The Lords Of Portland In Their New World Revolution

Portugal. The Man (Photo Credit: Robert Castro)

Although they've just hit it big this past year, Portugal. The Man is no foreigner to our historic Red Rocks. Wednesday evening marked their 6th Red Rocks appearance since the bands formation in 2006, yet since their profoundly popular, global 2017 hit "Feel It Still" they've made their way into the mainstream radio wave, headlined major US festivals, received publishing deals in film and commericals and managed to snag their first Grammy. PTM made their return to Denver this week and brought back their indigenous roots, fan favorites, covers and new hits from 8th full length album, 'Woodstock.' 

Claiming their sixth time on the rock Members of Portugal. The Man were sharp to see.

Before the bands arrival, PTM bassist Zach Carothers welcomed Native Lakota tribe leader and his two daughters to the stage. The group spoke about how we can preserve their native culture with daily kindness amongst one another and the rising female empowerment movement. As if we couldn't love PTM any feckin' more! The message resonated with the crowd and set the revolutionary mood as cheers erupted between the magical rocks that night. 

PTM's 90 minute set kicked off in their customary fashion. A dark crowd swayed as "Unchained Melody" welcomed the group to the stage and blended into a jam sesh with "For Whom the Bell Tolls" as the foundation, melting into their 2013 hit "Purple Yellow Red and Blue." The show's projected backdrop resembled back to album art for 'Satanic Satanist' filled with their recognizable, featureless, colorful beings and quotes featuring radical leader Malcom X and even satire quotes from the band themselves. Lead singer John Gourley appeared as if he was donned the "King of the Wild Things" with his horned devil cap.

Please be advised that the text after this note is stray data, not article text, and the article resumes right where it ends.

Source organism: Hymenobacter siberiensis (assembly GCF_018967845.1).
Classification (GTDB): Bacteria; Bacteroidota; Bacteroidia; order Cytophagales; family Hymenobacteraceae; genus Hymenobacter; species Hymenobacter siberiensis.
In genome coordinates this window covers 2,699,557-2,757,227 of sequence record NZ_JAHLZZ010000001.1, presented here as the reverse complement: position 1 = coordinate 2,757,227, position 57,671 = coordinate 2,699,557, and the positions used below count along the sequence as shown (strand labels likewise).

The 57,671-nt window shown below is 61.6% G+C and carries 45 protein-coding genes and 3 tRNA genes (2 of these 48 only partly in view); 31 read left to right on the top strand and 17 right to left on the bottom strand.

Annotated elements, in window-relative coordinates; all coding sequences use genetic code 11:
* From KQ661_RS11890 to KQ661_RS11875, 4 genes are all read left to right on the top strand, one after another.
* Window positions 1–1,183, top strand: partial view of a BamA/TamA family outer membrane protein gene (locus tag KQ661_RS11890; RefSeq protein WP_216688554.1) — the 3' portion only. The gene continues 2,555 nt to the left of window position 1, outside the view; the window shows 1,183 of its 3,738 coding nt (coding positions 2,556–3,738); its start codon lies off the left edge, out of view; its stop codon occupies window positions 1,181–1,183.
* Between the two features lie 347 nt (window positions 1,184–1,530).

The 15 piece band dove into 'Woodstock' with album leading "Number One" followed by supported hit single off the new record, "Live In The Moment." Continuing with 'Evil Friends' favorites "Creep in a T-shirt" and "Atomic Man" with casual blends of riffs from "Children of the Revolution" (T. Rex) and "Gimme Shelter" (The Rolling Stones). 

Smack in the middle of their set we were blessed with groovy, pop hit "Feel It Still" it couldn't be defined whether they chose the placement as a shock to the crowd or a message to the audience that their hit song doesn't define their long history and catalog as a band over the last 12 years. That message was reiterated ironically in cheeky t-shirts such as the popular "I liked Portugal. The Man before they sold out." Some fans attending that had clearly been supporters since the beginning and refuse to be identified as "bandwagon fans." 

The last half of the set consisted of "Noise Pollution," crowd belting cherished hit "Modern Jesus" from 'Evil Friends,' an "All Your Light," "A Kilo," and "I Want You" fusion followed by more 'Evil Friends' favorites like "So American," "People Say," "Hip Hop Kids," and "Holy Roller." 

The encore featured a Red Rocks sing-a-long happy birthday wish to the group's guitarist, Eric Howk and the fused melodies of "Sleep Forever", "Live and Let Die," "Plastic Soliders," "Smile," and "Hey Jude."